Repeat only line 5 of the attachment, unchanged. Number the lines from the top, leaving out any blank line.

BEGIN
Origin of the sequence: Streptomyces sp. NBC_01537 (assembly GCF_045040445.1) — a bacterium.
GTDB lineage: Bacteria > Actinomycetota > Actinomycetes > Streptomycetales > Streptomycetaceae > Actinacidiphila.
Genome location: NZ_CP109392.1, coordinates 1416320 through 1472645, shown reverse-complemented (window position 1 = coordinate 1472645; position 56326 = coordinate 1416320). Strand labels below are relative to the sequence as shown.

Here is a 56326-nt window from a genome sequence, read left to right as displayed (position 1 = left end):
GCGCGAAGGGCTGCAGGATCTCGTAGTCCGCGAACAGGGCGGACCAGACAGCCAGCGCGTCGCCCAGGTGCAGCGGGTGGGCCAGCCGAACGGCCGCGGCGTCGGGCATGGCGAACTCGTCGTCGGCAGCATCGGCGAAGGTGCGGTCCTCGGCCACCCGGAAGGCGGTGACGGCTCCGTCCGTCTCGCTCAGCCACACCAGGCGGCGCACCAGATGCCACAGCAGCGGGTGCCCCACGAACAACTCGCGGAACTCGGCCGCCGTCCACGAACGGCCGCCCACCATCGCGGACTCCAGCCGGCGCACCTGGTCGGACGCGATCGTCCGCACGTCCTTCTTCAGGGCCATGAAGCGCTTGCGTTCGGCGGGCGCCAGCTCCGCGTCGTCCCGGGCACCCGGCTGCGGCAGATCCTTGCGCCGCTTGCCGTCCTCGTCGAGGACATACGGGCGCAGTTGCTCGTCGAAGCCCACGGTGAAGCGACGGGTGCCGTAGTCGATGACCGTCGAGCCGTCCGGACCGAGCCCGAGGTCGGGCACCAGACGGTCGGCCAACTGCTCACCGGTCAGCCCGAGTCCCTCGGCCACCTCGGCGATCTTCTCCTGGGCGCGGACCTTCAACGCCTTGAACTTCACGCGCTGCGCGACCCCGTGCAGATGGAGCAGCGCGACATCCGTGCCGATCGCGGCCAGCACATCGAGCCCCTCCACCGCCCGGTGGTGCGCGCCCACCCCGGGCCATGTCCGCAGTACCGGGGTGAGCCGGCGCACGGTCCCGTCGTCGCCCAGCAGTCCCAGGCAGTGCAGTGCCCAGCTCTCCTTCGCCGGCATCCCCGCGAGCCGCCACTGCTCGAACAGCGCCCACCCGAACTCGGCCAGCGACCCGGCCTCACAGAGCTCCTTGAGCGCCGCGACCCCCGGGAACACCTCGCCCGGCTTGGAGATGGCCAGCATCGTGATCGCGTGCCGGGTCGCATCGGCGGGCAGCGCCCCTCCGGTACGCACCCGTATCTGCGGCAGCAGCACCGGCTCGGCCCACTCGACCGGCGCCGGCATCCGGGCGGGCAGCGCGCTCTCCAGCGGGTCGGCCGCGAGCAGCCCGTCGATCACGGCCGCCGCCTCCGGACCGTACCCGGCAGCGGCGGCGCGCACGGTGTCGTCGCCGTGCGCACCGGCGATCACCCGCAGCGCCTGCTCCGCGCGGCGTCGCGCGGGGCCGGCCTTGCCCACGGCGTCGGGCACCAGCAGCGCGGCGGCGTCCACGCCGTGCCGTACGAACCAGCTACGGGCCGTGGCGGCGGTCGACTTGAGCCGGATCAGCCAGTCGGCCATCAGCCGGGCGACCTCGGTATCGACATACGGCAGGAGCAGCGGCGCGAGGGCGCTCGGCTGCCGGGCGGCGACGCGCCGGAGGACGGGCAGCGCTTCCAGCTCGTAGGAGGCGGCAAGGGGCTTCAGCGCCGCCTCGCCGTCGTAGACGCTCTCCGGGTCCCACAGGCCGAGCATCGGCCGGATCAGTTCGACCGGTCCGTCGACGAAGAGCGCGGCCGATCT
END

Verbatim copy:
GCGCGAAGGGCTGCAGGATCTCGTAGTCCGCGAACAGGGCGGACCAGACAGCCAGCGCGTCGCCCAGGTGCAGCGGGTGGGCCAGCCGAACGGCCGCGGCGTCGGGCATGGCGAACTCGTCGTCGGCAGCATCGGCGAAGGTGCGGTCCTCGGCCACCCGGAAGGCGGTGACGGCTCCGTCCGTCTCGCTCAGCCACACCAGGCGGCGCACCAGATGCCACAGCAGCGGGTGCCCCACGAACAACTCGCGGAACTCGGCCGCCGTCCACGAACGGCCGCCCACCATCGCGGACTCCAGCCGGCGCACCTGGTCGGACGCGATCGTCCGCACGTCCTTCTTCAGGGCCATGAAGCGCTTGCGTTCGGCGGGCGCCAGCTCCGCGTCGTCCCGGGCACCCGGCTGCGGCAGATCCTTGCGCCGCTTGCCGTCCTCGTCGAGGACATACGGGCGCAGTTGCTCGTCGAAGCCCACGGTGAAGCGACGGGTGCCGTAGTCGATGACCGTCGAGCCGTCCGGACCGAGCCCGAGGTCGGGCACCAGACGGTCGGCCAACTGCTCACCGGTCAGCCCGAGTCCCTCGGCCACCTCGGCGATCTTCTCCTGGGCGCGGACCTTCAACGCCTTGAACTTCACGCGCTGCGCGACCCCGTGCAGATGGAGCAGCGCGACATCCGTGCCGATCGCGGCCAGCACATCGAGCCCCTCCACCGCCCGGTGGTGCGCGCCCACCCCGGGCCATGTCCGCAGTACCGGGGTGAGCCGGCGCACGGTCCCGTCGTCGCCCAGCAGTCCCAGGCAGTGCAGTGCCCAGCTCTCCTTCGCCGGCATCCCCGCGAGCCGCCACTGCTCGAACAGCGCCCACCCGAACTCGGCCAGCGACCCGGCCTCACAGAGCTCCTTGAGCGCCGCGACCCCCGGGAACACCTCGCCCGGCTTGGAGATGGCCAGCATCGTGATCGCGTGCCGGGTCGCATCGGCGGGCAGCGCCCCTCCGGTACGCACCCGTATCTGCGGCAGCAGCACCGGCTCGGCCCACTCGACCGGCGCCGGCATCCGGGCGGGCAGCGCGCTCTCCAGCGGGTCGGCCGCGAGCAGCCCGTCGATCACGGCCGCCGCCTCCGGACCGTACCCGGCAGCGGCGGCGCGCACGGTGTCGTCGCCGTGCGCACCGGCGATCACCCGCAGCGCCTGCTCCGCGCGGCGTCGCGCGGGGCCGGCCTTGCCCACGGCGTCGGGCACCAGCAGCGCGGCGGCGTCCACGCCGTGCCGTACGAACCAGCTACGGGCCGTGGCGGCGGTCGACTTGAGCCGGATCAGCCAGTCGGCCATCAGCCGGGCGACCTCGGTATCGACATACGGCAGGAGCAGCGGCGCGAGGGCGCTCGGCTGCCGGGCGGCGACGCGCCGGAGGACGGGCAGCGCTTCCAGCTCGTAGGAGGCGGCAAGGGGCTTCAGCGCCGCCTCGCCGTCGTAGACGCTCTCCGGGTCCCACAGGCCGAGCATCGGCCGGATCAGTTCGACCGGTCCGTCGACGAAGAGCGCGGCCGATCT